My Signal, Your Noise

What happens when we throw our data into the mix?

Personal data is exactly that, personal. When we view it we are looking at an individual, a person, someone who is wrapped in circumstance and context, it’s not just a simple data point.

Analyzing survey data based on demographic segments is one thing, but analyzing the incredibly granular data that comes from self-tracking and sensors is quite another.

Take the recent discovery that one Fitbit owner made. They spotted a sudden change in the data coming from their wife's device, thinking it was a sensor error they asked the community about it.

"My wife's Fitbit is showing her heartbeat being consistently high over the last few days. 2 days ago, a somewhat normal day, she logged 10 hours in the fat burning zone, which I would think to be impossible based on her activity level. Also her calories burned do seem accurate. I would imagine if she was in the fat burning zone she would burn a ton of calories, so it’s not lining up."

Another user asked in response to the data "could she be pregnant?" and it turns out she was. This was very, very early in the pregnancy, completely out of sync with the useful healthcare rhythms and cycles.

Here is the pic of the screen that started it all! Mom and baby are doing ok. Spoke to the doctor yesterday.

A photo posted by David & Ivonne (@babyfitbit) on Feb 10, 2016 at 8:36am PST

Personal data holds more insight than most of us realize as we discuss on the #Qlik Blog:

For now I’ll put aside the data privacy concerns and algorithmic opportunities this raises and instead concentrate on the shift this brings in understanding ‘my data’, in relation to the group’s data.

This was an amazing ‘signal’ in the data, but deeply individual and specific to the person. It displayed a recognized indicator for pregnancy, but one that is also an indicator for many other things. If the data had been part of a larger aggregated group it could have been seen as noise (especially if the additional pregnancy insight was unknown). If the data had been anonymous and maybe even had gender identifiers removed, then what? Would similar occurrences have skewed the group?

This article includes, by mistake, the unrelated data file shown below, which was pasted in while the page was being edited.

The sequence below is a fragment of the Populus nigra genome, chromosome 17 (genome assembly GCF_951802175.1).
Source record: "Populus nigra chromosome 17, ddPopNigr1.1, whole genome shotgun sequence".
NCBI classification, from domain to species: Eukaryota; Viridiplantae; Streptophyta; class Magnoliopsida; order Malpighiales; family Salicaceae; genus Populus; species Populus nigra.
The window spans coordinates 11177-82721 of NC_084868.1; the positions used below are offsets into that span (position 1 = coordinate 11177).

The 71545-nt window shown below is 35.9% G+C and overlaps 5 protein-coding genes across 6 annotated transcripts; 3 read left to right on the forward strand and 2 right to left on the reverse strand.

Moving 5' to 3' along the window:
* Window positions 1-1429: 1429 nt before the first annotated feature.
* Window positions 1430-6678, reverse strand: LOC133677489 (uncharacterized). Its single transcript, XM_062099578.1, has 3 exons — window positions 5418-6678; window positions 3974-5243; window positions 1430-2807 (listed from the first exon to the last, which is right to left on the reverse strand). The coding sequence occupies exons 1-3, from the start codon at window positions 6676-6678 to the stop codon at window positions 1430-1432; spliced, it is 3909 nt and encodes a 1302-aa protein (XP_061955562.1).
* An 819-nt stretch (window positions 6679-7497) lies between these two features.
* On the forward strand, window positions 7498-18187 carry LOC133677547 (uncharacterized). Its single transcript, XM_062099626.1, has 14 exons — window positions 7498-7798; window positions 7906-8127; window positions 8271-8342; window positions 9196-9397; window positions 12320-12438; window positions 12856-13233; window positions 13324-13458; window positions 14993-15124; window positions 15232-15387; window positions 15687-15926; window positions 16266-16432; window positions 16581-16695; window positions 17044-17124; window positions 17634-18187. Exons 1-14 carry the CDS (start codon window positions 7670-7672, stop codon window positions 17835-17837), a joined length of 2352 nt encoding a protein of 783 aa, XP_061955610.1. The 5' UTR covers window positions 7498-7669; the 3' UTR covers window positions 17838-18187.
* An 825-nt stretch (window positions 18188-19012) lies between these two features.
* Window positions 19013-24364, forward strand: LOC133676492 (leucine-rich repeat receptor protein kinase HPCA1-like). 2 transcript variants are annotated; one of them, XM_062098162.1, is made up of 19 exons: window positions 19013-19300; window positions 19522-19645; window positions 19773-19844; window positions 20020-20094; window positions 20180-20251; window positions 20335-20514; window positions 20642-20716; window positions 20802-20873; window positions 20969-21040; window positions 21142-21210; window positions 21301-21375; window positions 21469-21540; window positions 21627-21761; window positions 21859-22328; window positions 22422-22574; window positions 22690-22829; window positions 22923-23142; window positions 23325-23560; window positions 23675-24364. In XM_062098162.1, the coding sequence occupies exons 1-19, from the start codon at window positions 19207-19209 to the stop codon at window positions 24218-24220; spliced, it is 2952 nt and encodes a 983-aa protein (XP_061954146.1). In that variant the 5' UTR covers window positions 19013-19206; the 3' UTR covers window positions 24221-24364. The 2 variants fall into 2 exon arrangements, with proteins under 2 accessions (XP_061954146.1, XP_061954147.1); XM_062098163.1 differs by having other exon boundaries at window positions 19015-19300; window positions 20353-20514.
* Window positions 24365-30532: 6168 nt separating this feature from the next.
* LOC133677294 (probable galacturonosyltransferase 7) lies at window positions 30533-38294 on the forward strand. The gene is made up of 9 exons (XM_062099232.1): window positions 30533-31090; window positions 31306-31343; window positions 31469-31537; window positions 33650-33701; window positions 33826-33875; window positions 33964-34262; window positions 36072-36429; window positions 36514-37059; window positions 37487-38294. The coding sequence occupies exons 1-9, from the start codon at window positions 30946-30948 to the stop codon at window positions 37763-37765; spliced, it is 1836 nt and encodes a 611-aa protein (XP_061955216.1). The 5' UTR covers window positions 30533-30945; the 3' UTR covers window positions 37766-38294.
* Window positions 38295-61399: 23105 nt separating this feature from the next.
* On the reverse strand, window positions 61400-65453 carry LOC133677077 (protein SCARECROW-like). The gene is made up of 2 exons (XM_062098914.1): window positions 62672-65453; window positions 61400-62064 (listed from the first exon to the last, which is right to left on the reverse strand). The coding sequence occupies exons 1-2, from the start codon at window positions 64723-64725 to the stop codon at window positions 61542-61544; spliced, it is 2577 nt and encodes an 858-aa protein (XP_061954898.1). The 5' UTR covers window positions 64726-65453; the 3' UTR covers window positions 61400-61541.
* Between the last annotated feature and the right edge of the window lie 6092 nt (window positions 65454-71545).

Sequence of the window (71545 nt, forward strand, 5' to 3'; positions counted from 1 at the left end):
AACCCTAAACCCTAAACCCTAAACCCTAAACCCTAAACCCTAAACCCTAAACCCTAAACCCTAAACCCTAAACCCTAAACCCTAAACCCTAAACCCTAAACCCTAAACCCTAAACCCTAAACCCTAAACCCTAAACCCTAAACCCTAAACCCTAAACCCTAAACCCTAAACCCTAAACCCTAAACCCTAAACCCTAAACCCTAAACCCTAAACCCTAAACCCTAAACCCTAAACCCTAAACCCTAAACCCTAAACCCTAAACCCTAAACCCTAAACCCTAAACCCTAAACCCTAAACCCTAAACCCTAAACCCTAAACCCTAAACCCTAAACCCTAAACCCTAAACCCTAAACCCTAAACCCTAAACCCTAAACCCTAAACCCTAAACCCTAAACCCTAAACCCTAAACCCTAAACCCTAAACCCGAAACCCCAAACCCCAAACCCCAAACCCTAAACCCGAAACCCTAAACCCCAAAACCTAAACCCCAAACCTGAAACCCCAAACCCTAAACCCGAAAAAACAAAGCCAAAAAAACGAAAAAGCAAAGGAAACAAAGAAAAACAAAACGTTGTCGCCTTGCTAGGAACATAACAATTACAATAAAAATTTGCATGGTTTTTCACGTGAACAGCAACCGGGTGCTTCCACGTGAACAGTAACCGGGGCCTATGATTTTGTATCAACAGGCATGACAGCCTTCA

So how does my data fit with your data, and should it?

For years, IT departments resisted people using their own devices on corporate networks - but not anymore. Many of us now work in organizations that encourage us to "bring your own device". The same shift is happening with data. We are beginning to hear more and more about "bring your own data". In the same way as familiarity and expertise with a device improves productivity so it can with data and analytics. Of course the trick is balancing what must be governed and 'official' with what can be added to and augmented. Context, granularity and focus are key to knowing what the signal may mean at the level you are viewing the data at. For many of us navigating the depth and breadth of the data available will be the core skill for identifying those important signals.

This is the dizzying frontier the healthcare industry is facing, working from the extremely close up and granular view of the individual to the pulled back view of an entire populous. As electronic health records (EHR) become more sophisticated and connected, the more the view of the individual changes. The cadence changes and the EHR shifts from a historical document of record to a near real-time pulse. It becomes a useful diagnostics tool that we can augment with personal data supplied by the sensors an individual wears. That’s a lot of data, that’s a lot of messy, complex and sometimes unreliable data. But that is a rich and fertile ground for finding new signals and insights about groups and individuals. These layers; from official to informal, from individual to group, from clean to dirty, from exact to fuzzy, from past to present form the data-scape we are beginning to inhabit. Choosing the right frame for the data we have access to will be the key to drawing meaning from it.

Be sure to catch Qlik at HIMSS 2016

Read about how Qlik is enabling healthcare organizations to explore their data

Image by Lenilucho [CC BY-SA 3.0 (], via Wikimedia Commons


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